UNDER FOREIGN EYES: Western Cinematic Adaptations of Postwar Japan, by James King. Zero Books, 2012, 350 pp., $26.95 (paperback)

Most readers encountering a book called “Under Foreign Eyes: Western Cinematic Adaptations of Postwar Japan” will expect it to contain an interesting claim or claims about these Western representations of Japan, and that the claim or claims will be buttressed by sophisticated analysis of the films.

What we get instead in James King’s book is one plot summary after another for each of the 60-plus films he writes about.
King warns us in his first chapter (though his logic is hard to follow) that “because so many films are treated I have felt it crucial to provide the reader with a synopsis of the plot trajectory of each because, to do otherwise, might make it difficult for the reader to follow my arguments.”

One has to take King at his word that the arguments are there: They are obscured rather than illuminated by the summary after summary after summary.

This wouldn’t matter if “Under Foreign Eyes” were presented as an encyclopedia of film, with discrete entries for — summaries of — each of the movies covered, but because the book is not called “An Encyclopedia of Western Cinematic Adaptations of Japan,” unwary readers, expecting something other than a reference book, are likely to be disappointed. If they can get past that disappointment, though, they will find that, as with most compendiums of books or films, many of which will be unfamiliar, there’s much in “Under Foreign Eyes” that is of interest.

King discusses films ranging from “Tokyo Joe” (1949), starring Humphrey Bogart, to “The Cove” (2009), starring the dolphins of Taiji, with stops along the way at several obscure, forgotten and little-seen movies.

Good encyclopedist that he is, King imposes order on his catalog by dividing the films into categories: films dealing with the war, films dealing with the atomic bombing of Japan, films about the Occupation, films about geisha, films about yakuza and so on. He includes Japanese films, too, so readers can compare the approaches of Japanese filmmakers with those of their non-Japanese counterparts, and tells us enough about the films he considers that readers will have a good idea whether they are worth seeking out — or best avoided.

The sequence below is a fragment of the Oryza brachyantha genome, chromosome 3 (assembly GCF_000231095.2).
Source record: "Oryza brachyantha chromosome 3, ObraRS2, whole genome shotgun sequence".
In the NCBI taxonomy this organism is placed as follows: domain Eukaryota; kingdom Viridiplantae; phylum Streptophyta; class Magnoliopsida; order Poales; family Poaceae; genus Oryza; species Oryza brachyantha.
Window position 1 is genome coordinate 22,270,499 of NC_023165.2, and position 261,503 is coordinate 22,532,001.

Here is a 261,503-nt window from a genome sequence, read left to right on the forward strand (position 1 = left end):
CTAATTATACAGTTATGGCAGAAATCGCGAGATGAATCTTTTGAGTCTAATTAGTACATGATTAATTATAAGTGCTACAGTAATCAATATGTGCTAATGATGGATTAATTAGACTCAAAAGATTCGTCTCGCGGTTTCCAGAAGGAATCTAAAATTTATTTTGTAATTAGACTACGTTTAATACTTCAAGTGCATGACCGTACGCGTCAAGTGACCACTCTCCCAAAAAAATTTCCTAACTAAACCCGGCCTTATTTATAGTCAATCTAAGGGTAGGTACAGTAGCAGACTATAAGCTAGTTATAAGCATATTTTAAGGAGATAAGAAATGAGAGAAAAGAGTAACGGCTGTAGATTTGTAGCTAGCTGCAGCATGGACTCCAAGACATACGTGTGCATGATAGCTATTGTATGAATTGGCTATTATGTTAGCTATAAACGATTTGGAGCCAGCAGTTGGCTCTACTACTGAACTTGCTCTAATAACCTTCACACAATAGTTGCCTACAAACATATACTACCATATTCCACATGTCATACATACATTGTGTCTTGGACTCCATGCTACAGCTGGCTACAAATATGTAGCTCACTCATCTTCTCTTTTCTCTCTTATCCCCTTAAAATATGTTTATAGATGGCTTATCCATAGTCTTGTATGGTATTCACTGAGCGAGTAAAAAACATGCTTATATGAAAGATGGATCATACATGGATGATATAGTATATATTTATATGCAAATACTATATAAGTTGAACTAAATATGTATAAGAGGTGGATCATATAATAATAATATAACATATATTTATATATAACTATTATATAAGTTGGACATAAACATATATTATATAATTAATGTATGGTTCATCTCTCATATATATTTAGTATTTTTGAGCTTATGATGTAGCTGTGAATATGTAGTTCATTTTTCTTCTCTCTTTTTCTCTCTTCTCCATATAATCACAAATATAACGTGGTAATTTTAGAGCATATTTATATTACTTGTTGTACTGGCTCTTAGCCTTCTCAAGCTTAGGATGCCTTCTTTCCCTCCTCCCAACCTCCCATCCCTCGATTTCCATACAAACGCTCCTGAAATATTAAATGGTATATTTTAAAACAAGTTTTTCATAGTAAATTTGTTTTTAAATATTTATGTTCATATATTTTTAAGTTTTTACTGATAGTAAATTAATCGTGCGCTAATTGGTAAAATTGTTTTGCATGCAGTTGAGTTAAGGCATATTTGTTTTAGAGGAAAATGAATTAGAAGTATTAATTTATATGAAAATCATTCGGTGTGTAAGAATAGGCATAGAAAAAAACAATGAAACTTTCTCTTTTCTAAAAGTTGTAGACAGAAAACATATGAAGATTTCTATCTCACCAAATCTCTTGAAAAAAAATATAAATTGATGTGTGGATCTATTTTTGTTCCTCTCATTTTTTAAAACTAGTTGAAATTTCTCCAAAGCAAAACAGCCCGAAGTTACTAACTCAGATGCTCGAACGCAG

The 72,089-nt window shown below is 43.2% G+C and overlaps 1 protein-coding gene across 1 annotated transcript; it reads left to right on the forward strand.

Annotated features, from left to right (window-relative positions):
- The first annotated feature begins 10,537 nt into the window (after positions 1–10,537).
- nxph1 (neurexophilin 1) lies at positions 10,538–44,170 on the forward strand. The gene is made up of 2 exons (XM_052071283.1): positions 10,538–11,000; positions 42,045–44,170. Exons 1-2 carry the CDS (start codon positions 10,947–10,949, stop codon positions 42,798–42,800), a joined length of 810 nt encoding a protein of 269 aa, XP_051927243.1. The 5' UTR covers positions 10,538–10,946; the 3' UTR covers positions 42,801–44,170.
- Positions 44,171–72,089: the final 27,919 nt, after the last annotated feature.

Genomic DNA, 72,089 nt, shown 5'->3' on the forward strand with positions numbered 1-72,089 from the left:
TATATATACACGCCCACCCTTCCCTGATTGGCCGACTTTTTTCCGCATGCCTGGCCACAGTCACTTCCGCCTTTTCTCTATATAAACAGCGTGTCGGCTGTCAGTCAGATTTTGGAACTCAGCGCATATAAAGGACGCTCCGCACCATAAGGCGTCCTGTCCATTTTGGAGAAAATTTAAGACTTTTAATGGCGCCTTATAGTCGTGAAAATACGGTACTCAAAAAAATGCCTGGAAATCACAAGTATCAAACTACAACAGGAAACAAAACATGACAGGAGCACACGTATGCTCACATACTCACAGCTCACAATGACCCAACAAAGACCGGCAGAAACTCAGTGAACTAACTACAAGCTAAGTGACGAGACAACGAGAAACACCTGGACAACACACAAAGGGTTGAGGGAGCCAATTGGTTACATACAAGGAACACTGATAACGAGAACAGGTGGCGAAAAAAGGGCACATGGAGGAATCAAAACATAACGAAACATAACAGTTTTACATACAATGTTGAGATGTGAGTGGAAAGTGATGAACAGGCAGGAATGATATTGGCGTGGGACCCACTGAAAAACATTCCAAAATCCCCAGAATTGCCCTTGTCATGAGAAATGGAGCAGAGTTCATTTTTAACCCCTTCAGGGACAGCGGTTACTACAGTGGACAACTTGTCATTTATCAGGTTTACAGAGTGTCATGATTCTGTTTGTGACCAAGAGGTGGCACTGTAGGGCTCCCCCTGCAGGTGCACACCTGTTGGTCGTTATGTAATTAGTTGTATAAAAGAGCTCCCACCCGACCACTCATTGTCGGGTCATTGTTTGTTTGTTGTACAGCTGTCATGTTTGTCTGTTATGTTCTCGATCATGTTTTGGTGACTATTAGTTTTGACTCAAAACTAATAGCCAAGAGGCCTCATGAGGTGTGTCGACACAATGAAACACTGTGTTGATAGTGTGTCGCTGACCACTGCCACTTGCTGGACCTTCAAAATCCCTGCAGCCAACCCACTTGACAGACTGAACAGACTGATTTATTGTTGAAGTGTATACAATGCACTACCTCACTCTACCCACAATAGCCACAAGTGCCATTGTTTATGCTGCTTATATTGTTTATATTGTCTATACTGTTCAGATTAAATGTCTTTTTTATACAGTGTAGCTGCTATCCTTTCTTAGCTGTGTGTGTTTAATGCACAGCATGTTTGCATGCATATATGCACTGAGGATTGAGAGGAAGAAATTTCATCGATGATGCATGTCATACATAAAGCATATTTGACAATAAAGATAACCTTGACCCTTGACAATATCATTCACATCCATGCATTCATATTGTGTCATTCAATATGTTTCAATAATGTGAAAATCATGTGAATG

Most readers will have already seen, and formed their own opinions about, Clint Eastwood’s “Letters from Iwo Jima,” for example, and Alejandro Gonzalez Inarritu’s “Babel.” Thus it is when writing about films like Josef von Sternberg’s “Anatahan” or Samuel Fuller’s House of “Bamboo,” neglected films by major directors, that King is most interesting.

Even if, for example, in King’s estimation, von Sternberg’s film about Japanese castaways on a remote island, an “investigation of what happens to mankind when it returns to ‘the level of the cave man,’ ” offers only “trite observations,” still, it is helpful to be reminded of this piece of the puzzle that is von Sternberg’s career. Fuller’s “House of Bamboo,” of course, is not just interesting, but good. King quotes film critic Keith Uhlich who writes: “Quite simply, ‘House of Bamboo’ has some of the most stunning examples of widescreen photography in the history of cinema.”

As useful as it is to be reminded of these sorts of films, so poorly is this book edited that one is often tempted to throw it against a wall. On Page 189 alone, for example, we find the name Muraoka rendered correctly three times, and as “Muraoko” five times. Elsewhere, Kaori Shoji, a contributor to The Japan Times, is identified as “Kaori Shoki,” and the paper for which she writes as the “Tokyo Times.”

King’s subject, foreign films about Japan, is fascinating; his book will have to do until a better one comes along.

David Cozy is a writer and critic, and an assistant professor at Showa Women’s University in Tokyo.

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